In addition, an Al2O3 dispersion ratio (W1), which is defined as a ratio of the number of the Al2O3 grains dispersed within the ZrO2 grains relative to the number of the entire Al2O3 grains dispersed in the composite ceramic material, and a ZrO2 dispersion ratio (W2), which is defined as a ratio of the number of the ZrO2 grains that are two or more times larger than the average grain size of the first phase relative to the number of the entire ZrO2 grains dispersed in the composite ceramic material, were determined by the following method. First, a sample was prepared by polishing and heat-treating the sintered body. Then, the SEM or TEM observations of the sample was performed to counting the number (S1) of entire Al2O3 grains of the second phase within a view field, the number (n1) of fine Al2O3 grains dispersed in the ZrO2 grains of the first phase within the same view field, the number (S2) of the entire ZrO2 grains of the first phase within the same view field, and the number (n2) of the ZrO2 grains that are two or more times larger than the average grain size of the first phase within the same view field. By substituting these values to the following equations, the Al2O3 and ZrO2 dispersion ratios were calculated. Results are shown in Tables 3 and 4.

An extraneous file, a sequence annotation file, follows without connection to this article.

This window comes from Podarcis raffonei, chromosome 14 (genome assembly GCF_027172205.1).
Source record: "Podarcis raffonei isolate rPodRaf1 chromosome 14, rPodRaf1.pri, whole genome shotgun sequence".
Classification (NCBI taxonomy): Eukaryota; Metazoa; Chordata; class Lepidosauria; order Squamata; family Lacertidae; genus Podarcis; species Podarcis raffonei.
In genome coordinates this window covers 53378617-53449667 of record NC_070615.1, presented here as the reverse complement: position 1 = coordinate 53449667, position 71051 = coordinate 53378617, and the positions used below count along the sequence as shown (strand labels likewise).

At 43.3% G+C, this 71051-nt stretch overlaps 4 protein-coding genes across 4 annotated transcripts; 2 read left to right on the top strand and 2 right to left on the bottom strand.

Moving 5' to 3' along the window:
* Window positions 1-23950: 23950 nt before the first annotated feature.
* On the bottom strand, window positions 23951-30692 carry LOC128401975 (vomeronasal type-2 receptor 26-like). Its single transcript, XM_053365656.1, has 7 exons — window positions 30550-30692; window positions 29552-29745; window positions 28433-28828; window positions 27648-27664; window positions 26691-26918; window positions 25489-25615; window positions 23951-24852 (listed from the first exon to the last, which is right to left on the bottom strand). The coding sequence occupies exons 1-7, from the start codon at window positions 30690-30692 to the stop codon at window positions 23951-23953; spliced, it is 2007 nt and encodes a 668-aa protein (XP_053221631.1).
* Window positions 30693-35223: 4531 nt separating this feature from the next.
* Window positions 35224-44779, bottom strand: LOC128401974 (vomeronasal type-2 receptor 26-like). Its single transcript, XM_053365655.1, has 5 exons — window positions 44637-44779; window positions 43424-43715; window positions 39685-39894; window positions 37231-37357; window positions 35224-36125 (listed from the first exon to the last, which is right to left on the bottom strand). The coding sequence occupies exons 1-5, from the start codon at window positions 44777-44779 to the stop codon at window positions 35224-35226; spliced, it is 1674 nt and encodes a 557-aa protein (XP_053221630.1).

W1[%]=(n1/S1)×100,
W2[%]=(n2/S2)×100.

With respect to each of Examples 1 to 15 and Comparative Examples 1 and 2, an autoclave test was performed to check the presence or absence of low temperature degradation of the composite ceramic material. That is, after the autoclave test was performed for 100 hours under a severe condition of 121° C. and 1.15 MPa, a monoclinic ZrO2 amount was measured, and then compared with the monoclinic ZrO2 amount measured before the test. Results are shown in Table 3.

With respect to all of Examples, as shown in Tables 1 and 2, the Al2O3 dispersion ratio W1 is more than 2%, and the ZrO2 dispersion ratio W2 is less than 10%. In addition, no significant phase transition of tetragonal ZrO2 to the monoclinic ZrO2 by the autoclave test was observed.

In Comparative Example 1, the ZrO2 dispersion ratio W2 is 15%. It is thought that this increase in the ZrO2 dispersion ratio W2 is associated with a considerable decrease in bending strength. In Comparative Example 2, the amount of the monoclinic ZrO2 increased from 1.8 vol % to 25 vol % by the autoclave test. It is thought that this increase in the monoclinic-ZrO2 amount is associated with a considerable decrease in fracture toughness. In comparative Examples 3 and 4, since the Al2O3 content in composite ceramic material is less than 20 vol %, the effect of preventing the grain growth of ZrO2 was not enough, and the bending strength lowered. On the other hand, in Comparative Example 5, the bending strength considerably lowered because the Al2O3 content is more than 60 vol %.